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Often, these flues were still hot and the child could burn to death. They often got wedged inside the narrow flue with their knees jammed against their chins. The harder they struggled, the tighter they became wedged. They could be stuck in this position for hours, until pushed out from below or pulled out with a rope. If their struggling caused a soot fall, they would suffocate. Dead or alive, they had to be removed, and to extricate them, bricks had to be removed from the exterior of the chimney. 

If traversing these narrow flues didn't kill them, time would. Soot is carcinogenic. They slept under it, worked in it, constantly inhaled it, and rarely bathed either themselves or their clothes. Brutally treated, they were growing malnourished children in abysmal conditions. Their bones grew poorly, sores grew infected, joints were inflamed. Frequently they grew blind, deformed, developed tuberculosis, cholera, typhoid, and cancer. Cancer of the scrotum was found only in chimney sweeps; a manifestation of scrotal squamous cell carcinoma, the little sweeps called it "soot wart". Needless to say, these children didn't last long, endured unimaginable brutality while alive, died in droves, and were cheap and easy to replace. 


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MEANWHILE BACK AT THE RANCH

The novelist Charles Dickens had worked at the age of 12 in a blacking factory, with his family in a debtors' prison.  Understanding the situation from his own first hand experience with it, he began exposing the brutalities of child labor, writing horrific descriptions of London street life in his novels. 

By 1760, the divergence between rich children and poor children was increasingly apparent, more well known, and only somewhat embarrassing, at least to a few people in England. 

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"Wishing You A Jolly Christmas." No, 967. 
An upper story couple empty the contents of their chamber pot onto the heads of street musicians giving an unsolicited performance beneath their window. 
The Bremen Town musicians, anyone?

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The literate world was learning through novels that indigent orphans, as domestic servants, chimney sweeps, and mine shaft and factory workers, had brief, brutally painful abusive lives, suffered horrible conditions, disfigurements, tuberculosis, cholera, typhoid, and cancer, all for an occasional sliver of stale bread. It's interesting to note that in 1886, Scottish author Robert Louis Stevenson first published his novel, the Strange Case of Dr. Jekyll and Mr. Hyde, depicting,  in a remarkably graphic way, the price for those choosing to live with such moral dichotomy.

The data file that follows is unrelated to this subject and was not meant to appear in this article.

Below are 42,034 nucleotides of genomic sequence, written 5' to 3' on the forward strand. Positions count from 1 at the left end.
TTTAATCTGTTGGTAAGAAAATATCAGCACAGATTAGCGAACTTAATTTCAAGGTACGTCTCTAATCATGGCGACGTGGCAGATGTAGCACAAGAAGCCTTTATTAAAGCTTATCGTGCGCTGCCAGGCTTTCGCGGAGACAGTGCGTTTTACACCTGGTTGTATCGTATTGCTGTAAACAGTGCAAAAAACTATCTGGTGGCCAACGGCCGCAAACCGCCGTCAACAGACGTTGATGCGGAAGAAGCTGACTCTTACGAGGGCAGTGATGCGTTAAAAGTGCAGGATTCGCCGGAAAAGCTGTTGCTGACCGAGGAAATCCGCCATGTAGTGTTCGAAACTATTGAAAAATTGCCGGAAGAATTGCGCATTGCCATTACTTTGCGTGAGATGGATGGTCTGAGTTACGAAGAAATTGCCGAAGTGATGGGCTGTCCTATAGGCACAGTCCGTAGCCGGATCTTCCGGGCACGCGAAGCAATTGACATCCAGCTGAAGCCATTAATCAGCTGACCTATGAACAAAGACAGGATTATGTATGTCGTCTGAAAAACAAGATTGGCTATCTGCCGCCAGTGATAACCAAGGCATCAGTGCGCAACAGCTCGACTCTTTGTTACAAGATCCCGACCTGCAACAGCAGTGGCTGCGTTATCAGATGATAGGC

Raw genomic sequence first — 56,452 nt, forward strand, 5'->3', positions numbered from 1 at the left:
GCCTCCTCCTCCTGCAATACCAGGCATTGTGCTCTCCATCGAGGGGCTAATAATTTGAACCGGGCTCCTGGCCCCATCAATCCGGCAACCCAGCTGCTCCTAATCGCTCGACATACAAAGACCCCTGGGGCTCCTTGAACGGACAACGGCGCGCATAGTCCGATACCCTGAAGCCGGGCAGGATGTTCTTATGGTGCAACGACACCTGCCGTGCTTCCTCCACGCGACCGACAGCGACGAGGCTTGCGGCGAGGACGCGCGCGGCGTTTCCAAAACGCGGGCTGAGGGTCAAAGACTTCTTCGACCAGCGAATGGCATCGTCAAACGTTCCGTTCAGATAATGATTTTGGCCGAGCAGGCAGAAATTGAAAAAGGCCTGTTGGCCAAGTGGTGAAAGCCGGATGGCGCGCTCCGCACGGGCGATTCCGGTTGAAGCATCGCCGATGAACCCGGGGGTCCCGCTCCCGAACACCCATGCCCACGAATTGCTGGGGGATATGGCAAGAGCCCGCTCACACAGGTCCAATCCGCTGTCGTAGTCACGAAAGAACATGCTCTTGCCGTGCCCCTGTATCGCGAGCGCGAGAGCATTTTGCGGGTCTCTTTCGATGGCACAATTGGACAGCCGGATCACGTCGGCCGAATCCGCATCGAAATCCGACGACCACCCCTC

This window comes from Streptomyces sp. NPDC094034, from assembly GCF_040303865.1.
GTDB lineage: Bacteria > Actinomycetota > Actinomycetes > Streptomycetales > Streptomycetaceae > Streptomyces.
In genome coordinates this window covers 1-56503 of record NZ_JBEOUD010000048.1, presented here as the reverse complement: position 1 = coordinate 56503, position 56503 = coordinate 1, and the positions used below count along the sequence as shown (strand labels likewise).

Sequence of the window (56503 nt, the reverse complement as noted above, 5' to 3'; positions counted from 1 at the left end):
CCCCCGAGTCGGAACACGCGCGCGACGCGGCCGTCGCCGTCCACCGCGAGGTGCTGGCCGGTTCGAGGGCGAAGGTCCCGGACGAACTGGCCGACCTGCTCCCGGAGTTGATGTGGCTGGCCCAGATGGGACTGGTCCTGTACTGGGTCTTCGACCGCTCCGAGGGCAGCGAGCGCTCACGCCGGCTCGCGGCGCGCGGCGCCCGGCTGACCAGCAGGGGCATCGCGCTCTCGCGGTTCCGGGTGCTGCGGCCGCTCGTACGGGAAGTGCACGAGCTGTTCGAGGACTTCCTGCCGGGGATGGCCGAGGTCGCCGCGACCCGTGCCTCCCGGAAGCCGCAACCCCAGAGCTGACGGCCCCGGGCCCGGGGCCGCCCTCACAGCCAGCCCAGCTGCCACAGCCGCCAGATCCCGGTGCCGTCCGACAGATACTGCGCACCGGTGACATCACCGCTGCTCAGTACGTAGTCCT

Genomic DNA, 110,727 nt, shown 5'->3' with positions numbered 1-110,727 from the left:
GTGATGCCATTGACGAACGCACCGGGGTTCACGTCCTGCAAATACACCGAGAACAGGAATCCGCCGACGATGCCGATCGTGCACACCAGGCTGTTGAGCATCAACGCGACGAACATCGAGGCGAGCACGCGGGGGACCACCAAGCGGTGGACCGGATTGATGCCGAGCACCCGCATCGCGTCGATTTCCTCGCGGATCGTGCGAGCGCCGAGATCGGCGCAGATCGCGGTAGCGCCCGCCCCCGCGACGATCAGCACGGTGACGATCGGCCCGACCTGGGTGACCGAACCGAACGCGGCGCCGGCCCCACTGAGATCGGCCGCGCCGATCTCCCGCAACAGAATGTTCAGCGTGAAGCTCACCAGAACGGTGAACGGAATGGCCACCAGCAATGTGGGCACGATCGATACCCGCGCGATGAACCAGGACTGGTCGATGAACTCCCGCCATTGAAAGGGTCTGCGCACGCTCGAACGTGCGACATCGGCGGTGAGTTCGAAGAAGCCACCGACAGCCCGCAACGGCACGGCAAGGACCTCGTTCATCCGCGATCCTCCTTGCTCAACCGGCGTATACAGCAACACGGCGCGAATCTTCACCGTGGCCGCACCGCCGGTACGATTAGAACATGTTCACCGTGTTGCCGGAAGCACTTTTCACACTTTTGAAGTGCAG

Brutal exploitation of children was growing "uncomfortable", harder to ignore, and slowly, it was becoming impossible to justify. Yet it continued; the industrial revolution offered few alternatives for replacing an essential cheap labor force.

Concern for these children increased from 1775 and a great deal of superficial regulation was passed; it had little effect, and was largely ignored. Disasters remained part of the industrial age working class "lifestyle". 

In stark contrast, middle and upper class English children led romanticised sheltered protected lives of innocence and grace, designed to ensure they survived to adulthood and could enter a world of guaranteed opportunities. 

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Harmless but noisy "popper crackers" were given to Victorian well-to-do children's Holiday parties.
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While homosexuality was condemned and forbidden on moral grounds, the market for child pornography became the province of the rich, catered to by painters and other artists.

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Raphael's Cherub by Gustave Moreau, in 1858.
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By 1830, British reformers were campaigning for children's rights to mitigate their exploitation at the workplace. Via reforms in the 1840's, Europe enforced compulsory state schooling of children. 

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A close up of  "The Bunny Rabbit School".
From the anthropomorphic taxidermist Walter Potter (2 July 1835 – 21 May 1918).

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This didn't prevent children from working before or after school, but it did deter businesses from relying on children as their primary exploitable labor source.  In 1840, approximately 20 percent of the children in London had any schooling at all. By 1860, approximately half of the children aged 5 to 15 were in school, including Sunday school. (https://en.wikipedia.org/wiki/Victorian_era)